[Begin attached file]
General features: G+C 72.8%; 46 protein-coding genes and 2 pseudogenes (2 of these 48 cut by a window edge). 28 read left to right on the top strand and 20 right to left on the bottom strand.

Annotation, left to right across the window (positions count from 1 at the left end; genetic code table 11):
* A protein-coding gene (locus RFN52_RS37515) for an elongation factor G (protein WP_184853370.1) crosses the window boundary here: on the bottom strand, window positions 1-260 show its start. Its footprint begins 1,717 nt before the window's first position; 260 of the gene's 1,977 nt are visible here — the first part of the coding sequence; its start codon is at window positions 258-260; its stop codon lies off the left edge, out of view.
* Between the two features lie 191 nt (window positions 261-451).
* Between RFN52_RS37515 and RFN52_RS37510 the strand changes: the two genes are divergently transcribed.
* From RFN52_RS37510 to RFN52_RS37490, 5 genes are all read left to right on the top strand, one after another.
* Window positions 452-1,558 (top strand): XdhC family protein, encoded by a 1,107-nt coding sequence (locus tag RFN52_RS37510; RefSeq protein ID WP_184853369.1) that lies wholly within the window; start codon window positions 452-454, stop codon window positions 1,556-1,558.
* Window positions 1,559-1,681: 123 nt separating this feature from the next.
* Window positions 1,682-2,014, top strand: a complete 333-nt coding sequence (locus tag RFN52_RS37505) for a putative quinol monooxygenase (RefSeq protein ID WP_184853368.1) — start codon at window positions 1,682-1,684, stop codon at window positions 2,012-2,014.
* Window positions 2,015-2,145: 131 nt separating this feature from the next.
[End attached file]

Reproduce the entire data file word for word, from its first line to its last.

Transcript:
General features: G+C 72.8%; 46 protein-coding genes and 2 pseudogenes (2 of these 48 cut by a window edge). 28 read left to right on the top strand and 20 right to left on the bottom strand.

Annotation, left to right across the window (positions count from 1 at the left end; genetic code table 11):
* A protein-coding gene (locus RFN52_RS37515) for an elongation factor G (protein WP_184853370.1) crosses the window boundary here: on the bottom strand, window positions 1-260 show its start. Its footprint begins 1,717 nt before the window's first position; 260 of the gene's 1,977 nt are visible here — the first part of the coding sequence; its start codon is at window positions 258-260; its stop codon lies off the left edge, out of view.
* Between the two features lie 191 nt (window positions 261-451).
* Between RFN52_RS37515 and RFN52_RS37510 the strand changes: the two genes are divergently transcribed.
* From RFN52_RS37510 to RFN52_RS37490, 5 genes are all read left to right on the top strand, one after another.
* Window positions 452-1,558 (top strand): XdhC family protein, encoded by a 1,107-nt coding sequence (locus tag RFN52_RS37510; RefSeq protein ID WP_184853369.1) that lies wholly within the window; start codon window positions 452-454, stop codon window positions 1,556-1,558.
* Window positions 1,559-1,681: 123 nt separating this feature from the next.
* Window positions 1,682-2,014, top strand: a complete 333-nt coding sequence (locus tag RFN52_RS37505) for a putative quinol monooxygenase (RefSeq protein ID WP_184853368.1) — start codon at window positions 1,682-1,684, stop codon at window positions 2,012-2,014.
* Window positions 2,015-2,145: 131 nt separating this feature from the next.